I used to decrypt HTTPS session by providing "Client Random" and "Master Secret" into wireshark.
Recently, I need to decrypt SSL session which is created in USB communication. USB header is parsed by wireshark.
But some byte and SSL header are not parsed by wireshark. it just show me payload as "Leftover Capture Data"
So I decide to use Lua script for parsing "Leftover Capture Data" as 28-byte unknown protocol and SSL.
My Lua script is
This script can parse SSL header successfully
I also extract Client Random and Master secret. And I put it in the Preferences -> Protocols -> SSL -> (Pre)master-Secret Log file
Even though I give key file for decrypting, I cannot get decrypted payload of SSL.
Is there any tips for decrypting ssl session using Lua ssl dissector?
asked 03 Oct ‘16, 23:05
edited 04 Oct ‘16, 02:13
For SSL/TLS decryption, a client and server side must be known identified since both sides contribute to the session secret via the nonces in their Hello messages (Client Random and Server Random). This client/server is determined automatically when using UDP/TCP, but for other protocols you (as the parent layer) must provide this information.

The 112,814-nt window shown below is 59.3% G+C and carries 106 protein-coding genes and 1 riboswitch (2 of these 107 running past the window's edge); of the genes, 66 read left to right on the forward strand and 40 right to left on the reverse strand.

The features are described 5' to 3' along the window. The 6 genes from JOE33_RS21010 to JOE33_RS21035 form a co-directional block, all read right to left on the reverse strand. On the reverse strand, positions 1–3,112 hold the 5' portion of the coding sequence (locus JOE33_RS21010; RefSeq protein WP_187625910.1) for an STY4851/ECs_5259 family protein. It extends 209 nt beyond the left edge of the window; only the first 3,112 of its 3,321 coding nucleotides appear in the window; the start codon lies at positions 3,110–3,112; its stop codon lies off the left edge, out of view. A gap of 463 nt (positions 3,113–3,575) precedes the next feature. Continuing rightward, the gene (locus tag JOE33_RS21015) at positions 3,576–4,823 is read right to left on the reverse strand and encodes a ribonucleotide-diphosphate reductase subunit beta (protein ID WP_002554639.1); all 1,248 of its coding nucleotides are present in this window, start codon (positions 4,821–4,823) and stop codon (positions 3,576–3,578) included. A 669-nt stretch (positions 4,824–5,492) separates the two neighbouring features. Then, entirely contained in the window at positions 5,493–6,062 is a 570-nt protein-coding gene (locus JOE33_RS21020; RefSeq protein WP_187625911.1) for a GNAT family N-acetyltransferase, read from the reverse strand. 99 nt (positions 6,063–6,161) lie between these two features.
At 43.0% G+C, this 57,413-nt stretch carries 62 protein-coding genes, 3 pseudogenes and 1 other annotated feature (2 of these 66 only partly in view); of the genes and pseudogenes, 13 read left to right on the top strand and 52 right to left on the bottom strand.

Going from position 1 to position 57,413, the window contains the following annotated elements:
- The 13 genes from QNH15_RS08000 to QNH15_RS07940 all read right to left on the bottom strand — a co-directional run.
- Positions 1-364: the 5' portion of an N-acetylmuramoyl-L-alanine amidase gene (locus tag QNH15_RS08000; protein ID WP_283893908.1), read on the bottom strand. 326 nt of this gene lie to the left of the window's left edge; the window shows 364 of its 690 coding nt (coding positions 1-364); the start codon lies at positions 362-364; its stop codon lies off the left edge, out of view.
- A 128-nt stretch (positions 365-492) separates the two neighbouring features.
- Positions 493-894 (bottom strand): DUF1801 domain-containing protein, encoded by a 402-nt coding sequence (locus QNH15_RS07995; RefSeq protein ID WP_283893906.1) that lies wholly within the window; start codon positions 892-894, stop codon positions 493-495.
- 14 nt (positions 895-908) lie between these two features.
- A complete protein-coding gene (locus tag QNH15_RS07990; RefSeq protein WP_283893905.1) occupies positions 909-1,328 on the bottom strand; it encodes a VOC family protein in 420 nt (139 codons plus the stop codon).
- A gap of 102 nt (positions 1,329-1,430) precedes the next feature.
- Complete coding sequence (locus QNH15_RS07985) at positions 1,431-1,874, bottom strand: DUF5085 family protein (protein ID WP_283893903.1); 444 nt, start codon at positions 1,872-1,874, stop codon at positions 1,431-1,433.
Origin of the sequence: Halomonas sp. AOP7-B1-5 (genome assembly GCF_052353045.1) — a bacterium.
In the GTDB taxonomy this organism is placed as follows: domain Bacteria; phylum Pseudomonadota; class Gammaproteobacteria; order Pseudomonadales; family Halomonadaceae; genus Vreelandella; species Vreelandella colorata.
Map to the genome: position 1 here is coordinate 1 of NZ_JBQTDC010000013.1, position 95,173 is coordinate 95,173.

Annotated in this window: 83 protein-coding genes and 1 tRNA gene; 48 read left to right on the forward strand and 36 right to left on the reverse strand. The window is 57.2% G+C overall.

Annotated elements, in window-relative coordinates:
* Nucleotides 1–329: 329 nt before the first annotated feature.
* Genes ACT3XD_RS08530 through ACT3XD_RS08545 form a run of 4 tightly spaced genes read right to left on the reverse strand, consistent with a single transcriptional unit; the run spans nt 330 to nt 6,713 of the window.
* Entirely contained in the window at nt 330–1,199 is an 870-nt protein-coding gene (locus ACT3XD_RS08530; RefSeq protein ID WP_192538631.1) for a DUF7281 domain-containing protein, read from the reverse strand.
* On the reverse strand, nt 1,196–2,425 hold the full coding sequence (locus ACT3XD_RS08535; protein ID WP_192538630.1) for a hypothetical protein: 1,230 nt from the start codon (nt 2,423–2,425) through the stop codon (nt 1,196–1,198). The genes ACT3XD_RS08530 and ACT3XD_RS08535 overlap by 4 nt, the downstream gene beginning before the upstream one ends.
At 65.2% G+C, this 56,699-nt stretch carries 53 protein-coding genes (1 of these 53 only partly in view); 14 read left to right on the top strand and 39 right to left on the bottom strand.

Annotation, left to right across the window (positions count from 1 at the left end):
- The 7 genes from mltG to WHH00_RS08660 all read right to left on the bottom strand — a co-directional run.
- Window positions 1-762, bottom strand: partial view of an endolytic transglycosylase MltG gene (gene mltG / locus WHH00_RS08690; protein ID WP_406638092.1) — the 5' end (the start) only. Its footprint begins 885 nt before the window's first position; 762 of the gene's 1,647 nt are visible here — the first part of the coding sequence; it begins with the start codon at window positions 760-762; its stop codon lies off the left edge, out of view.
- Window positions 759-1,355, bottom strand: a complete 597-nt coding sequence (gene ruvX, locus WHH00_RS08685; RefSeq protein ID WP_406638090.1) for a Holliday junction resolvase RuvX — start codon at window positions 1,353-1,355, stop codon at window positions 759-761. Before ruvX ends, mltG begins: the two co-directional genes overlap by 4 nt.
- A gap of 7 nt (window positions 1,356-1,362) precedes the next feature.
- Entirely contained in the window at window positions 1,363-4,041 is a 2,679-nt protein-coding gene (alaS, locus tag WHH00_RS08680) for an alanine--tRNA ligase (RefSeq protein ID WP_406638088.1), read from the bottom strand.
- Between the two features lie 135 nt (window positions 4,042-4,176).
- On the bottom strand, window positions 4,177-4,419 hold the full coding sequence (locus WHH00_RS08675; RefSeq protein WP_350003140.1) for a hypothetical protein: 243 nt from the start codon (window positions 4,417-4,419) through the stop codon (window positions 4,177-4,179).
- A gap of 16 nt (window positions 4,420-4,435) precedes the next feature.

On the USB level, data packets go from the host to the device (for an OUT endpoint) or from the device to the host (for an IN endpoint). These endpoint numbers are not necessarily the same and in that case Wireshark sees two separate conversations:
Thus the SSL dissector is unable to understand that these two data streams are paired. According to the WSLUA documentation, fields like
Note that these properties form a "conversation" (see
To ensure that the old, USB-specific conversations are not accidentally matched, chose source/destination addresses that are definitely different or pick any other port type.
The SSL dissector currently does not check the port type, so if you for example have HTTP, you could set a conversation like this (swap roles accordingly):
(If you pick
If this still does not give the expected result, enable the SSL debug log. For example, if the log shows two different "ssl_session" pointer addresses, then you know that the conversation is messed up.
answered 07 Oct '16, 15:57
edited 08 Oct '16, 08:21